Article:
Nicolas Batum might be the least sexy name among the top 20 fantasy options this season, but he's consistently proven to be one of fantasy's most versatile weapons.
Batum isn't going to overwhelm you in any one category, but he's one of the few players from whom you can expect at least two three-pointers, one steal and one block per game. Coupled with roughly 12-14 points, 5-7 rebounds and 4-6 assists per game, he's a veritable Swiss Army knife when it comes to fantasy production.
4. Carmelo Anthony, New York Knicks; ADP: 8.3
Based on his average draft position, Carmelo Anthony is going off most draft boards earlier than Paul George. That's a mistake you don't want to make this year.
Despite Anthony's MVP-caliber 2012-13 season, he finished only 19th in ESPN's Player Rater last year. He's an elite source of points and three-pointers, clearly, but his lackluster production in other categories (particularly assists) holds him back from being a top-10 fantasy option.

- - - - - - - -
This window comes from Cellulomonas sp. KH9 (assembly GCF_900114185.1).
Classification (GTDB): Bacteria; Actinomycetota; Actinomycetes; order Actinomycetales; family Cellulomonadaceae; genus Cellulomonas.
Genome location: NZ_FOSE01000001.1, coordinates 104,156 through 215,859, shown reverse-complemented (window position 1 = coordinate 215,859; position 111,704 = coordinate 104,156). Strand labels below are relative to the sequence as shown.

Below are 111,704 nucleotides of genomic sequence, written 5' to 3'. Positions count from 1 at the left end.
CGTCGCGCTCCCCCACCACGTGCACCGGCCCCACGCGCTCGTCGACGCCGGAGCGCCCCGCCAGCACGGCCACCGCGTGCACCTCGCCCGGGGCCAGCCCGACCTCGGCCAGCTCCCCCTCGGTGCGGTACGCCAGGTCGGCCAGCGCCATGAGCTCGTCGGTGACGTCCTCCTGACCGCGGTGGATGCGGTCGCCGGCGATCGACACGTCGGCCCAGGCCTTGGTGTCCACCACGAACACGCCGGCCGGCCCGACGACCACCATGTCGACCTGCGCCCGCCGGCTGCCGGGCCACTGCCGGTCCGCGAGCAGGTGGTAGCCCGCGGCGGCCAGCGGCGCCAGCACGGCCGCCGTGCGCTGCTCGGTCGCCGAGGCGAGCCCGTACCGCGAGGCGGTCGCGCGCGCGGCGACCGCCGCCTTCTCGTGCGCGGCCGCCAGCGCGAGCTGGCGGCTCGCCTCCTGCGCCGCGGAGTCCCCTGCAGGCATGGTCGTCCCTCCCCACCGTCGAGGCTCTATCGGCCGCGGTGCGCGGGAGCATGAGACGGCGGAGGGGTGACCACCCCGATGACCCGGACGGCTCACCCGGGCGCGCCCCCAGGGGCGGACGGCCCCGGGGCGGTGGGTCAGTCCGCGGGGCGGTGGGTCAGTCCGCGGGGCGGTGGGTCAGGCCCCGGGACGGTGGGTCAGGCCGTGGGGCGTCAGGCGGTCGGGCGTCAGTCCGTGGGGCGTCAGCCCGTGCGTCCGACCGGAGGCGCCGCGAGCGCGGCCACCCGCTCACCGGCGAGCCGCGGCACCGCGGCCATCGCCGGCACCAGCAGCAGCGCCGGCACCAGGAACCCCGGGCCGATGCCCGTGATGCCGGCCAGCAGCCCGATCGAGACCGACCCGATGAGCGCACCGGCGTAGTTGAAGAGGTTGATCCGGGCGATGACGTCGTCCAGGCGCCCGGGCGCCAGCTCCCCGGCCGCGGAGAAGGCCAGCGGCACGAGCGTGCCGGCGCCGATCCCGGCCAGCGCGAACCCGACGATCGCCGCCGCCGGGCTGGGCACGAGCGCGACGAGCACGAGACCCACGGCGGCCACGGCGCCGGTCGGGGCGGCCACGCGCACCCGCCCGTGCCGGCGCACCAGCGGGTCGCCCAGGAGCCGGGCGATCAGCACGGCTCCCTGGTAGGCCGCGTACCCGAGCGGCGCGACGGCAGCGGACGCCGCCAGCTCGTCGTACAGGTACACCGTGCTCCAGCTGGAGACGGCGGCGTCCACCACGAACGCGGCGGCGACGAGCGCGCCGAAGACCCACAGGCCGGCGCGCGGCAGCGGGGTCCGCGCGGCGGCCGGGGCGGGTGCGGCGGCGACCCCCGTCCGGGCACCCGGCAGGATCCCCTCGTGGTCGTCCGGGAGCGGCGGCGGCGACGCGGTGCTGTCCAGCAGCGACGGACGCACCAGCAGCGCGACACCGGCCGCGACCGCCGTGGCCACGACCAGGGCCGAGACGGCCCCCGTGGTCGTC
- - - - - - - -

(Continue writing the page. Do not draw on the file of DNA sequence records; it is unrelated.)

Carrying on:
3. Paul George, Indiana Pacers; ADP: 9.5
Paul George's breakout 2012-13 season translated well in the fantasy realm, as he finished the season ranked 12th in ESPN's Player Rater. Unlike Carmelo Anthony, George's impact for fantasy teams isn't just limited to points and threes, as he averaged 7.6 rebounds, 4.1 assists and 1.8 steals per game last year.
The return of Danny Granger could slightly cut into George's playing time, but the Indiana Pacers didn't just hand him a five-year, $80 million extension for nothing. Assuming he plays 36 minutes per game, he's going to provide top-10 fantasy value this season and will be the third-best small forward available.
2. LeBron James, Miami Heat; ADP: 1.7
LeBron James may be the NBA's undisputed best player, but you can do one better in fantasy. James' free-throw shooting (75.3 percent) single-handedly prevented him from earning the No. 1 ranking in ESPN's Player Rater last season.
If King James can knock down 80 percent of his tries from the charity stripe in 2013-14, he'll make a solid case as the best player in fantasy. Otherwise, you should take him second knowing that he's good for at least 25 points, eight rebounds, seven assists and 1.5 steals most nights.
1. Kevin Durant, Oklahoma City Thunder; ADP: 1.4